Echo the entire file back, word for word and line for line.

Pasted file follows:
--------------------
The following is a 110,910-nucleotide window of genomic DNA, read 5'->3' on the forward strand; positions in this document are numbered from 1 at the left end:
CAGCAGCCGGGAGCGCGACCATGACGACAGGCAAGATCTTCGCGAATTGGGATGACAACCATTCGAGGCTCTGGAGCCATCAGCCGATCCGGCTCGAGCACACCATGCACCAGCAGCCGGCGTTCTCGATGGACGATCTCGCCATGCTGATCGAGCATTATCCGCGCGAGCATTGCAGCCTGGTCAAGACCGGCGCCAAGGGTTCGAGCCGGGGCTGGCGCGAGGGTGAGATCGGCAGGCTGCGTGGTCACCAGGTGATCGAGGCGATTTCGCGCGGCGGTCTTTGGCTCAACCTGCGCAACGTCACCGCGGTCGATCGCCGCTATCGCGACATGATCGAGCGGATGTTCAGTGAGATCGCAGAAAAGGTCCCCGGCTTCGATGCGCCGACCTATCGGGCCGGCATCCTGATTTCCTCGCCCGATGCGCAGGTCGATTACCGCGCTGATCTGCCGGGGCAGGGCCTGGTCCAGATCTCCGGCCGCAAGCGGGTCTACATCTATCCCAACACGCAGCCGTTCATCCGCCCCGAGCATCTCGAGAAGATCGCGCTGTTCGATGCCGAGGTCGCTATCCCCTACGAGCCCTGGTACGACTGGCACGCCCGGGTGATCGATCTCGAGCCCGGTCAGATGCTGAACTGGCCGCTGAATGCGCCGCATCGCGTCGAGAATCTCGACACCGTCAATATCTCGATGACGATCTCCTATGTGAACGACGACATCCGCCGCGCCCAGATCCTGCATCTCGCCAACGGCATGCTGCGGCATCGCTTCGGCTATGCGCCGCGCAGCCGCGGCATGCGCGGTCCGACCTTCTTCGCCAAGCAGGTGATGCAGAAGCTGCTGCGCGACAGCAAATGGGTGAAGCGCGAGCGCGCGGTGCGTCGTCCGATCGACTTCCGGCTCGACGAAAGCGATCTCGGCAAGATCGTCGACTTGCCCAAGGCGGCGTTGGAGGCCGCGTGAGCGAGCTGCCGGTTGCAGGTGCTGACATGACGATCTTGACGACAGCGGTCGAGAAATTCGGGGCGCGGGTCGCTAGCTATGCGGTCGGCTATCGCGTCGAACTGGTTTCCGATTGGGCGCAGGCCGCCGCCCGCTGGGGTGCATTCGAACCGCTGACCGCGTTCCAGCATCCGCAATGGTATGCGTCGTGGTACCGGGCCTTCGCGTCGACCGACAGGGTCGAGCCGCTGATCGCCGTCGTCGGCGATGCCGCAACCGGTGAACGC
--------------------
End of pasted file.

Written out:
The following is a 110,910-nucleotide window of genomic DNA, read 5'->3' on the forward strand; positions in this document are numbered from 1 at the left end:
CAGCAGCCGGGAGCGCGACCATGACGACAGGCAAGATCTTCGCGAATTGGGATGACAACCATTCGAGGCTCTGGAGCCATCAGCCGATCCGGCTCGAGCACACCATGCACCAGCAGCCGGCGTTCTCGATGGACGATCTCGCCATGCTGATCGAGCATTATCCGCGCGAGCATTGCAGCCTGGTCAAGACCGGCGCCAAGGGTTCGAGCCGGGGCTGGCGCGAGGGTGAGATCGGCAGGCTGCGTGGTCACCAGGTGATCGAGGCGATTTCGCGCGGCGGTCTTTGGCTCAACCTGCGCAACGTCACCGCGGTCGATCGCCGCTATCGCGACATGATCGAGCGGATGTTCAGTGAGATCGCAGAAAAGGTCCCCGGCTTCGATGCGCCGACCTATCGGGCCGGCATCCTGATTTCCTCGCCCGATGCGCAGGTCGATTACCGCGCTGATCTGCCGGGGCAGGGCCTGGTCCAGATCTCCGGCCGCAAGCGGGTCTACATCTATCCCAACACGCAGCCGTTCATCCGCCCCGAGCATCTCGAGAAGATCGCGCTGTTCGATGCCGAGGTCGCTATCCCCTACGAGCCCTGGTACGACTGGCACGCCCGGGTGATCGATCTCGAGCCCGGTCAGATGCTGAACTGGCCGCTGAATGCGCCGCATCGCGTCGAGAATCTCGACACCGTCAATATCTCGATGACGATCTCCTATGTGAACGACGACATCCGCCGCGCCCAGATCCTGCATCTCGCCAACGGCATGCTGCGGCATCGCTTCGGCTATGCGCCGCGCAGCCGCGGCATGCGCGGTCCGACCTTCTTCGCCAAGCAGGTGATGCAGAAGCTGCTGCGCGACAGCAAATGGGTGAAGCGCGAGCGCGCGGTGCGTCGTCCGATCGACTTCCGGCTCGACGAAAGCGATCTCGGCAAGATCGTCGACTTGCCCAAGGCGGCGTTGGAGGCCGCGTGAGCGAGCTGCCGGTTGCAGGTGCTGACATGACGATCTTGACGACAGCGGTCGAGAAATTCGGGGCGCGGGTCGCTAGCTATGCGGTCGGCTATCGCGTCGAACTGGTTTCCGATTGGGCGCAGGCCGCCGCCCGCTGGGGTGCATTCGAACCGCTGACCGCGTTCCAGCATCCGCAATGGTATGCGTCGTGGTACCGGGCCTTCGCGTCGACCGACAGGGTCGAGCCGCTGATCGCCGTCGTCGGCGATGCCGCAACCGGTGAACGC